This company is in the business of managing risk and making smart decisions, not making price predictions. However, current price levels look quite attractive, since grain prices seem to offer substantially more upside potential than downside risk based on comparisons versus average levels over the last five years. It’s important to keep in mind that low commodity prices are already reflected on costs. Land rent represents approximately 60% of total costs, and so they are capitalizing on the opportunity to secure convenient deals at attractive costs and flexible conditions in the current industry scenario. Also, inputs such as agrochemicals, fertilizers and seeds account for approximately 30% of total costs, and these prices are also adjusting down in reaction to lower grain prices. This means that low product prices are already reflected in the cost structure.
If crop prices remain low through the coming year, then agro-trusts should deliver returns in line with historical averages and expectations. In a more optimistic scenario, a bounce of grain prices could generate exceptional returns for investors in these vehicles, buying at historically low prices and selling under improved conditions. As a side note, the El Niño (CTRL+click for more information) phenomenon has a positive impact on production in South America. Prices are hard to predict, but production volume should be quite vigorous over the coming year. The long-term growth story remains intact The World Bank estimates that demand for food will rise by 50% by 2030 following population growth, rising income levels and changing dietary habits. The world´s population is growing at approximately a 1% rate per year, although it does not sound like much, it means approximately 70 million new mouths need to be fed each year.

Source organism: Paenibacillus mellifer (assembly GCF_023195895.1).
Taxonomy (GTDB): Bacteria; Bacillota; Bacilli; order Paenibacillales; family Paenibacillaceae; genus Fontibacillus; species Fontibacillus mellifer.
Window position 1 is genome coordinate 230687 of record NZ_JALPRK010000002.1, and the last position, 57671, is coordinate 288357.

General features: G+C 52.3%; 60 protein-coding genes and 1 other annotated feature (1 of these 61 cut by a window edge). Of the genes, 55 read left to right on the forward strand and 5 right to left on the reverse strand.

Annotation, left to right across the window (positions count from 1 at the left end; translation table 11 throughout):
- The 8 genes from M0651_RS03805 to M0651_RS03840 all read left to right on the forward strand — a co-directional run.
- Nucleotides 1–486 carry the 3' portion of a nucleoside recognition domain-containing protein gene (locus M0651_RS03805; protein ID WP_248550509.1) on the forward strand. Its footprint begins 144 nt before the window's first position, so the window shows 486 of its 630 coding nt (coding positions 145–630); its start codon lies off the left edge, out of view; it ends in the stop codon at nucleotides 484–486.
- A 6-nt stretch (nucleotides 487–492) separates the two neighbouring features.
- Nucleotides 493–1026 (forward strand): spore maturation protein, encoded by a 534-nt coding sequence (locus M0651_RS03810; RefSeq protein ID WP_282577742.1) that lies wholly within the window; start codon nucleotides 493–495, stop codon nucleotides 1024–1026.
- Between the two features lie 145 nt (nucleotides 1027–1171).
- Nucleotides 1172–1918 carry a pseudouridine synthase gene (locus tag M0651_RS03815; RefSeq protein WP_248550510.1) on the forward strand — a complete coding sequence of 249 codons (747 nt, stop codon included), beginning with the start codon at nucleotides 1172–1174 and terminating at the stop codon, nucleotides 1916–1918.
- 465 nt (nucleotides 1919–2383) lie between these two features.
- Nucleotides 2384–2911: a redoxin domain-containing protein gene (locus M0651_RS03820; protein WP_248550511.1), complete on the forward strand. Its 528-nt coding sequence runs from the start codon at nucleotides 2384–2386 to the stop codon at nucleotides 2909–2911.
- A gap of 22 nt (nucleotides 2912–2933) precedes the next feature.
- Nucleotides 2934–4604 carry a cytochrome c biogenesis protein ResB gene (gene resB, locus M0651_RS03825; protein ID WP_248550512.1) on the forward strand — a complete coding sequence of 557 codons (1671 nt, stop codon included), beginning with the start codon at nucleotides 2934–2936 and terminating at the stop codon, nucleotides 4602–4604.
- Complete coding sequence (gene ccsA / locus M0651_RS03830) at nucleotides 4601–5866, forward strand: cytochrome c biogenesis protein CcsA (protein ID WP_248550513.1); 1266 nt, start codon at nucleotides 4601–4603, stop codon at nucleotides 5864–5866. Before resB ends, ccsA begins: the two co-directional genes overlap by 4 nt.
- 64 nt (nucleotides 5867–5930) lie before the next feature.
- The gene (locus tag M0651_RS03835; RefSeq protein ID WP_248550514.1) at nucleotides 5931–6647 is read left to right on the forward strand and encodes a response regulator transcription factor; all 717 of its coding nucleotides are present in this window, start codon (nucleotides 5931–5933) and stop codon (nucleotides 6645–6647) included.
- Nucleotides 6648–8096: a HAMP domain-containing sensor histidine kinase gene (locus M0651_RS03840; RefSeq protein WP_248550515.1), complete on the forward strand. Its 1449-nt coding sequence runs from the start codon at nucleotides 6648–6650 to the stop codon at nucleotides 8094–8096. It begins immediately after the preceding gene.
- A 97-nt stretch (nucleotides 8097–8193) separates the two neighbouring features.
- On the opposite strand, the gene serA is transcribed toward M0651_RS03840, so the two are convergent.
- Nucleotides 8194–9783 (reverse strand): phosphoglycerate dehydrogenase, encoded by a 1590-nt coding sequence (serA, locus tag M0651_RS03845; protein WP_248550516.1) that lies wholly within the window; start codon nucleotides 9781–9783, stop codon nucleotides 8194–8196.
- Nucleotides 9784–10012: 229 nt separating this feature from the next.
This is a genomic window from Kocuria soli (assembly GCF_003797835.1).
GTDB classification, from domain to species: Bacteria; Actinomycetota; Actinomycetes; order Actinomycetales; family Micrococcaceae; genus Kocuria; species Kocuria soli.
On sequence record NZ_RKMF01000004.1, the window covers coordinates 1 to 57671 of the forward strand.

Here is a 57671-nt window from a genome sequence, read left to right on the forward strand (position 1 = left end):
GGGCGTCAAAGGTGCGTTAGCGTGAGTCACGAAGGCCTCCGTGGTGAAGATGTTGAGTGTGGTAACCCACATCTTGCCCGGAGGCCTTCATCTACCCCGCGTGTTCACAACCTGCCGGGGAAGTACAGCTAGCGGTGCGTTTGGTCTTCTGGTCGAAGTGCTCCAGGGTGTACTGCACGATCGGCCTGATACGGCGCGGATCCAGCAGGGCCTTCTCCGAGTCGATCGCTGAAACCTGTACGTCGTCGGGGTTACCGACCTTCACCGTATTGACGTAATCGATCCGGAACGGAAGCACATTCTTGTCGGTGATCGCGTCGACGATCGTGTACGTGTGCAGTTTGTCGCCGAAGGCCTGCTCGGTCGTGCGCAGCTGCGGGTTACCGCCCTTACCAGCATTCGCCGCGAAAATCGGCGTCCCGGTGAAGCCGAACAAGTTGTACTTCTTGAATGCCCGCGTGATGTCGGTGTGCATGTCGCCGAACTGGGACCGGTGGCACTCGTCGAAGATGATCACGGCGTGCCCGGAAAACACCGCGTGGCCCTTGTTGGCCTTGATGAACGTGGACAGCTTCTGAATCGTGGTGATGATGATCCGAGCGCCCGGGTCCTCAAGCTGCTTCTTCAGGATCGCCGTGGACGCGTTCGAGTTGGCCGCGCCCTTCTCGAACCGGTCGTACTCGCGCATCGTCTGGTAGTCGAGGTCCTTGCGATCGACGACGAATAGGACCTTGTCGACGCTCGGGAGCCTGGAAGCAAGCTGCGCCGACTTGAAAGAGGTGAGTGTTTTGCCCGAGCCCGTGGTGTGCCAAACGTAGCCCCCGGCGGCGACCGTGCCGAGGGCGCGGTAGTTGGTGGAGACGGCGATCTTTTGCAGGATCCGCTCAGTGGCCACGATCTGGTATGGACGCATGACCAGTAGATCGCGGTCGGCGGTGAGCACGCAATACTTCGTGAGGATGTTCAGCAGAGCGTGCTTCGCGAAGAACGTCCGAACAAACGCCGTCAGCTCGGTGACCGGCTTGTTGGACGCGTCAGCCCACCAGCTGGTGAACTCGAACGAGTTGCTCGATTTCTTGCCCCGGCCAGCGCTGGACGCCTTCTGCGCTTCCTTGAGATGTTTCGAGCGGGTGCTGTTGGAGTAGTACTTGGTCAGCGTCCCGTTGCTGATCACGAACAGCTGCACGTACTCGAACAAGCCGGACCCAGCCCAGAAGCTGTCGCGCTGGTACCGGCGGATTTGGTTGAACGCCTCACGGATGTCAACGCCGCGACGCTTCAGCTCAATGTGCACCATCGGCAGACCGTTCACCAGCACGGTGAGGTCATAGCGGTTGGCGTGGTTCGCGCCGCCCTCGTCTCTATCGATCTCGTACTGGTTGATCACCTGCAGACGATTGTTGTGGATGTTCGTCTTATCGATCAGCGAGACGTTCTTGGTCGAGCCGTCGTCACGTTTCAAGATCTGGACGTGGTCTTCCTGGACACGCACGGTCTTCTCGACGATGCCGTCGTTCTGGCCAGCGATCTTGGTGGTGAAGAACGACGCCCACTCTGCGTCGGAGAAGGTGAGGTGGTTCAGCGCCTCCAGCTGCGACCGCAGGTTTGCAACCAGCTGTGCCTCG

Moreover, most of this population growth is coming from developing countries. As big masses of populations move from the countryside to the cities, arable land per person is declining, so both the land and the products from that land should become more valuable over time.
Variables such as interest rates, currency exchange rates variations and even speculation are weighing on agro commodities prices currently. But don’t miss the forest for the trees; the fundamentals are still remarkably promising over years to come.
Renowned investor George Soros once said: “Markets are constantly in a state of uncertainty and flux, and money is made by discounting the obvious and betting on the unexpected”. There is a lot of pessimism currently reflected in agribusiness prices; this means there is also a lot of money to be made when things turn for the better.
GTSA sees many of these funds in the market but would recommend this one ahead of the others due to the quality of its management team, it’s professionalism and solid results.
Contact the Gateway to South America team to learn about the best investment opportunities in the region. The company is a benchmark for foreign investors wishing to invest in Argentina, Brazil, Chile, Paraguay, Peru and Uruguay, providing expert advice on property acquisition and investment tours.
About Geoffrey McRae
Geoffrey McRae is the founder of GTSA - Marketing. He is a New Zealander with a strong Agro-business and Real Estate background spanning over 30 years. Prior to coming to South America, he was one of Australasia's most successful Real Estate negotiators reaching the highest level in the industry. He has a reputation as a brave and a formidable negotiator and creative 'deal maker'. His reputation for discretion, experience, and expertise have involved him in representing some of the world's highest profile investors. I hope you enjoy reading our news site. Please share it on your social media below.